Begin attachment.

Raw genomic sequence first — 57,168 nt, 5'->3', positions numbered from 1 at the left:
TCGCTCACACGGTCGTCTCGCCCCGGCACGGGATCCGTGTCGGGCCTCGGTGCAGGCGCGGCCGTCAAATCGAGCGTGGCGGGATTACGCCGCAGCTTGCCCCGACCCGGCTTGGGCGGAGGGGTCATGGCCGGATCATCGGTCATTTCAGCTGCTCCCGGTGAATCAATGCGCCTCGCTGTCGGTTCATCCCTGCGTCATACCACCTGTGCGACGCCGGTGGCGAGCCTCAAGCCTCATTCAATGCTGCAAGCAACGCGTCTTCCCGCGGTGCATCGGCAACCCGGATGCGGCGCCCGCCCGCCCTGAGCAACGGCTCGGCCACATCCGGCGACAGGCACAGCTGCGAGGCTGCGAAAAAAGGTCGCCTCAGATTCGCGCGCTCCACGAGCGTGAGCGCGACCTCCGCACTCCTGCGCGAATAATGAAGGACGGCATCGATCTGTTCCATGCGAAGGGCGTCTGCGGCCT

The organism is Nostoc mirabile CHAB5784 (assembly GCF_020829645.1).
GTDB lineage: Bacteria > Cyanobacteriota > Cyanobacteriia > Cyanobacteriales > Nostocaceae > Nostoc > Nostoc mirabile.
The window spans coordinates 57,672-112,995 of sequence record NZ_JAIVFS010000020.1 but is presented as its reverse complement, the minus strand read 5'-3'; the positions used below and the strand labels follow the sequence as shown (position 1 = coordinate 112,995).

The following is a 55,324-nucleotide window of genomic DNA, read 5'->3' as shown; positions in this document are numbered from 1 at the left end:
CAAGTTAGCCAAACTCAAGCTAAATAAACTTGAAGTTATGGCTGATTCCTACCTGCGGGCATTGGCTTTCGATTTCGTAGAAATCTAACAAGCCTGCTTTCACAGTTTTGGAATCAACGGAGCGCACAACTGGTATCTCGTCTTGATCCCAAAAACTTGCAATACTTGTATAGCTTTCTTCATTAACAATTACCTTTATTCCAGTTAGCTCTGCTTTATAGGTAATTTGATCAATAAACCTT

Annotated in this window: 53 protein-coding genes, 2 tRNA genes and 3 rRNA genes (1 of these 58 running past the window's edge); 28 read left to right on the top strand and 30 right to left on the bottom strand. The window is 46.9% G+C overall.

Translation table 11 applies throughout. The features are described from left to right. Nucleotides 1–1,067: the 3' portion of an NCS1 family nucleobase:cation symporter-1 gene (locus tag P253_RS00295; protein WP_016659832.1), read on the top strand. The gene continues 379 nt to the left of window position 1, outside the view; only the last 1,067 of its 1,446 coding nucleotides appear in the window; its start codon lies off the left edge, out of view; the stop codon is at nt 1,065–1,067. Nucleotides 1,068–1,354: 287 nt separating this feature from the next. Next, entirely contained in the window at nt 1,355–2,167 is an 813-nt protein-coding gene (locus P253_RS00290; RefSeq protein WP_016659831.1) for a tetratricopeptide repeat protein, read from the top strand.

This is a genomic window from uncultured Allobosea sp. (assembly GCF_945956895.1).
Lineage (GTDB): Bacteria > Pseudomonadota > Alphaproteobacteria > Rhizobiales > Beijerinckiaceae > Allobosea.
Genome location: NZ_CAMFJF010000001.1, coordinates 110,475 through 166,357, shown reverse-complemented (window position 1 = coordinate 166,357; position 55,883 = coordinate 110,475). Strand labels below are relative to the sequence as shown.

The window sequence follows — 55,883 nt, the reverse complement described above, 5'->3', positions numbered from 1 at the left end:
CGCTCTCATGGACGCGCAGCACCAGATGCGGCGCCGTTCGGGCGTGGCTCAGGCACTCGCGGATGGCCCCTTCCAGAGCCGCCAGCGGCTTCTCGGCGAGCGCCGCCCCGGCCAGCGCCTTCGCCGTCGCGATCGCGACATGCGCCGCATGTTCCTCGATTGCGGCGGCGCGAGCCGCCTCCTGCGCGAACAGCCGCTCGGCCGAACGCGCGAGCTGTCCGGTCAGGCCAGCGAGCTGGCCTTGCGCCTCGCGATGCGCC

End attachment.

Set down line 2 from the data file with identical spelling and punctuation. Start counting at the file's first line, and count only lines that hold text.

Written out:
TCGCTCACACGGTCGTCTCGCCCCGGCACGGGATCCGTGTCGGGCCTCGGTGCAGGCGCGGCCGTCAAATCGAGCGTGGCGGGATTACGCCGCAGCTTGCCCCGACCCGGCTTGGGCGGAGGGGTCATGGCCGGATCATCGGTCATTTCAGCTGCTCCCGGTGAATCAATGCGCCTCGCTGTCGGTTCATCCCTGCGTCATACCACCTGTGCGACGCCGGTGGCGAGCCTCAAGCCTCATTCAATGCTGCAAGCAACGCGTCTTCCCGCGGTGCATCGGCAACCCGGATGCGGCGCCCGCCCGCCCTGAGCAACGGCTCGGCCACATCCGGCGACAGGCACAGCTGCGAGGCTGCGAAAAAAGGTCGCCTCAGATTCGCGCGCTCCACGAGCGTGAGCGCGACCTCCGCACTCCTGCGCGAATAATGAAGGACGGCATCGATCTGTTCCATGCGAAGGGCGTCTGCGGCCT